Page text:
Are you aware you talk to yourself all the time? We all do. Our self-talk makes a huge difference in our lives for better or for worse. The question to ask yourself is whether your inner voice is a friend or an enemy.
Our unconscious is impacted by the words we say in the same way that it is when other people talk to us. How we speak to ourselves can be a powerful tool. The power of self-talk is the most underutilized available resource to aster our minds and improve our lives. Our thoughts influence our feelings, choices, and actions. Positive thinkers are more optimistic, confident, and successful. Their effect is contagious and uplifts friends, co-workers, and loved ones.
Our Role Models
Starting in childhood, our self-talk develops over time. If you’ve ever watched young children play, you’ve overheard them talk to them, their dolls, action figures, and their friends in words and tone are similar to what they’ve heard from influential adults, especially their parents. How parents talk to them and also how they talk to them and each other provide role models. Gradually, children internalize that voice.
This usually is a positive development that helps children master tasks, comfort themselves, and learn to interact with peers. Unless your childhood was less than perfect. Patient teachers and parents teach children patience with themselves, but undermining, critical, or angry role models teach children to talk to themselves with doubt, frustration, and scorn.
Codependents grow up in dysfunctional families where parents generally provide ineffective role models, ranging from neglect, emotionally reactivity, over control, disapproval, or blatant verbal abuse. Even when we’ll-meaning parents tell their children they shouldn’t feel ashamed or sad, parents are inadvertently shaming their children’s authentic feelings. This can lead to internalized shame which can have major detrimental effects on adult functioning.
The Trio- The Critic, Perfectionist, And Pusher
They work in connection reinforcing one another and can make life a living heck. The Perfectionist sets up idealistic standards, the Pusher push’s us to achieve them, and the Critic faults us for never succeeding.
- The Perfectionist
Expects us to be superhuman, ensuring that we fail to meet its unattainable standards.
- The Pusher
Is a relentless taskmaster, depriving us of enjoyment of life and pleasure.
- The Critic
Tells us we’re never good enough.
The Perfectionist and the Pusher can help us achieve our goals if we have positive perfectionism. But of all three, the Critic does the most damage and can undermine our self-esteem. Trying something new and making decisions can be near impossible because of the anxiety that things won’t turn out will. In actuality, we’re afraid of our own inner critic. The Critic is also as essential difference between positive and negative perfectionism. This trio creates anxiety, depression, and inactivity.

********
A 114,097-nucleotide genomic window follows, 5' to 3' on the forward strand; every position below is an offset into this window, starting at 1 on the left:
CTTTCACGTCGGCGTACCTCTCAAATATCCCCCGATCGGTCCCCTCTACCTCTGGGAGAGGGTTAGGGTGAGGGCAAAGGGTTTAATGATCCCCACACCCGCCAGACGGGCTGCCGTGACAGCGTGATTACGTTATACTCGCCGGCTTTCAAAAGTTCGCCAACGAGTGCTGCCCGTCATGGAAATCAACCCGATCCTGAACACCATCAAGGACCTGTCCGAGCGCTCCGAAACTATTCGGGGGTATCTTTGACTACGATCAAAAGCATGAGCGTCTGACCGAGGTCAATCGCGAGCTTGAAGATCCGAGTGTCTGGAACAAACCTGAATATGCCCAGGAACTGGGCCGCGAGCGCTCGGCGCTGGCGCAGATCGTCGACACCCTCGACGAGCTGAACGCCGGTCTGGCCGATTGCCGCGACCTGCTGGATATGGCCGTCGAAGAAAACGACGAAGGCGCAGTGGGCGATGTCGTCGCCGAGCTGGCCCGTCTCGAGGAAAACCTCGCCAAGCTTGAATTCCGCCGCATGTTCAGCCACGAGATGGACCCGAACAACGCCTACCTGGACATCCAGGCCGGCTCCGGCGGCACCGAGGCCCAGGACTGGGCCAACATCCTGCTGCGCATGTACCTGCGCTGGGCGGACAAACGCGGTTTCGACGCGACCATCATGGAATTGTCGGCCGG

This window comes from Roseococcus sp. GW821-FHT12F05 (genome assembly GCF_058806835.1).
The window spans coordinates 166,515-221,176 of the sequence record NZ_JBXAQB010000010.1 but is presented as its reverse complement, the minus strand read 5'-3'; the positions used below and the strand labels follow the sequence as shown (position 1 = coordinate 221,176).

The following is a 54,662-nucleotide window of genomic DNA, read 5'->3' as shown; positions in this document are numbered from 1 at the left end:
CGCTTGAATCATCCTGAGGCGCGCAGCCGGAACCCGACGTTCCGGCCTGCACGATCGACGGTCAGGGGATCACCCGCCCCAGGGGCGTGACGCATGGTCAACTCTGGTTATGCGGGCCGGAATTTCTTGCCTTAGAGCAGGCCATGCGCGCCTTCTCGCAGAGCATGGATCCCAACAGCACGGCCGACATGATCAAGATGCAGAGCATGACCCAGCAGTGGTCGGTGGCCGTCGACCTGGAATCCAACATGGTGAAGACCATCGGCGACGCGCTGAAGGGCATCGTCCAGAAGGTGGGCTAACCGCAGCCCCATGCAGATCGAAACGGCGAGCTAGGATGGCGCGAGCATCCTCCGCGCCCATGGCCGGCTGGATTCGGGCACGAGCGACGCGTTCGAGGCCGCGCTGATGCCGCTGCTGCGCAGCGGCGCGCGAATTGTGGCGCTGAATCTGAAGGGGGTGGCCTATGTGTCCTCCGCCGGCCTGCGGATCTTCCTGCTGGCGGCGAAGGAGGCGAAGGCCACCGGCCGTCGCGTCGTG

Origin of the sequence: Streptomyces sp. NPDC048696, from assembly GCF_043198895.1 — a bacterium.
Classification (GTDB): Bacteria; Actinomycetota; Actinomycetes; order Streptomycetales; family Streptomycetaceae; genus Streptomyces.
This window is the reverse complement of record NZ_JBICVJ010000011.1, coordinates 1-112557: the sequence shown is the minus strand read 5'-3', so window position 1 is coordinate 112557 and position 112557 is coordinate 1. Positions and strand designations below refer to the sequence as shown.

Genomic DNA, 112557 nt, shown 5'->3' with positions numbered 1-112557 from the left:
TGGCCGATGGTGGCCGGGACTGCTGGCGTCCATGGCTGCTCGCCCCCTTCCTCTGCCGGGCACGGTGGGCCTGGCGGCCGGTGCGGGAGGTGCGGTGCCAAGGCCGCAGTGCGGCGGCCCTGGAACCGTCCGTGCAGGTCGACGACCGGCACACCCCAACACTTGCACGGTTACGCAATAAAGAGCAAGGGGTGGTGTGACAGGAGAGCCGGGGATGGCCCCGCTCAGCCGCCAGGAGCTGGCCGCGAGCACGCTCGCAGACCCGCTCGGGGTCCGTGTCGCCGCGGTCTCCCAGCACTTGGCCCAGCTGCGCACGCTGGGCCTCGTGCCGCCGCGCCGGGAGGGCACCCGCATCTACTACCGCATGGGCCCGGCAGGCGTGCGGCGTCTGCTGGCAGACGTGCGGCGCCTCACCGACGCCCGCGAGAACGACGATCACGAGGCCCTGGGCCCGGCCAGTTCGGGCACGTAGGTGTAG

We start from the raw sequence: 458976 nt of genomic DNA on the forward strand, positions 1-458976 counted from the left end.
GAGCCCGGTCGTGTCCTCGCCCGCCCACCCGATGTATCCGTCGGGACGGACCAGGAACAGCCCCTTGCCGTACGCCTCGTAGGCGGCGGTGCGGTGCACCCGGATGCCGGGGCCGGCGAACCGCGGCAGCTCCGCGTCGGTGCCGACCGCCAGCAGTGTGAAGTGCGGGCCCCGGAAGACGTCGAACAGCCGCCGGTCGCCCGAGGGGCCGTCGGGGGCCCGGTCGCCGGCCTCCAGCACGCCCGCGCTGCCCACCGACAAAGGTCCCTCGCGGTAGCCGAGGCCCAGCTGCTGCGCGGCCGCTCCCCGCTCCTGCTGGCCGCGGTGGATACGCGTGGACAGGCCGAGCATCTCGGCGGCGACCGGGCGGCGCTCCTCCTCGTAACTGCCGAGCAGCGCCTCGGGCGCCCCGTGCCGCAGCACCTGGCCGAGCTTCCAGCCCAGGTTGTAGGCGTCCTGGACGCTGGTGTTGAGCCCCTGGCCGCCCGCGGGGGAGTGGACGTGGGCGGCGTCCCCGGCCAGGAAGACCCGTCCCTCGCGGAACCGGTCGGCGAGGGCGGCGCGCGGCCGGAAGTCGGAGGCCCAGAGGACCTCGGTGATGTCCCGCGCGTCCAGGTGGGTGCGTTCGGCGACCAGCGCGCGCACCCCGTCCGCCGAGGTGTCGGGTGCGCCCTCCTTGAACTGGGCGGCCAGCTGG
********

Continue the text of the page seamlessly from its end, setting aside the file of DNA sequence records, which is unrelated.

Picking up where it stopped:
Many people aren’t even aware of the extent to which they accuse, blame, and deny themselves. Many people live with the tyranny of the should’ve. They order themselves around and second-guess themselves after the fact. There are those individuals who believe that they must push and punish themselves to improve or achieve anything. Their afraid that they’ll end up as lumps on the couch. Never mind that they’re pushing and reproaching themselves into depression by creating greater unhappiness and dissatisfaction in their lives and those of their families.
The power of self-talk can swamp our with anxiety and rumination and overpower us with shame and painful emotions. It can offer comfort and encouragement or make us feel anxious and inadequate. It can provide self-discipline and organization or make us feel overwhelmed and defeated. It can ruin our lives, job opportunities and relationships, or it can be harnessed to raise our self-esteem, achieve our goals, and uplift our outlook and enjoyment of life.
Changing Our Self-Talk
Although we’ve become accustomed to these inner voices, they can be changed. But, it first requires our becoming more aware of them and developing mindfulness about our self-talk. There are some steps that have to be taken to reform these voices that include gaining an understanding of their motives and standards and learning to modify and counteract them. There are several steps you can do immediately.
1. Practice Mindfulness. Unless you’re actually aware of your inner voice, you can’t change them. Begin by writing down your negative self-talk on a daily basis. Write down your negative self-talk, should include all your should and shouldn’t s this will make thrum more conscious and provide you with choices.
2. Self-Distancing. Practice positive self-talk by addressing yourself in the third-person. This has the effect of self-distancing by shifting the focus away from yourself.
There has been research done that proves that by calling yourself by name, you begin to talk to yourself as you would a third person, it helps regulate your emotions because you are less emotionally involved and acquire a larger perspective. In effect, your emotional brain is less triggered, and you become wiser. This simple change has a profound positive impact on reducing shame, anxiety, and depression. It provides you with increased clarity and better judgement in dealing with work and relationships.
This builds thinking habits. We should spend each day and throughout the day we should repeat positive self-talk. Not Surprisingly if you say a prayer each morning, but negate yourself the test of the day, which words do you think will have more impact? Of course the Positive ones.
Try to make your positive self-talk outweigh any negative self-talk. By doing this you can develop an improved outlook and attitudes, which can lead to better health and de and greater success in your relationships and work.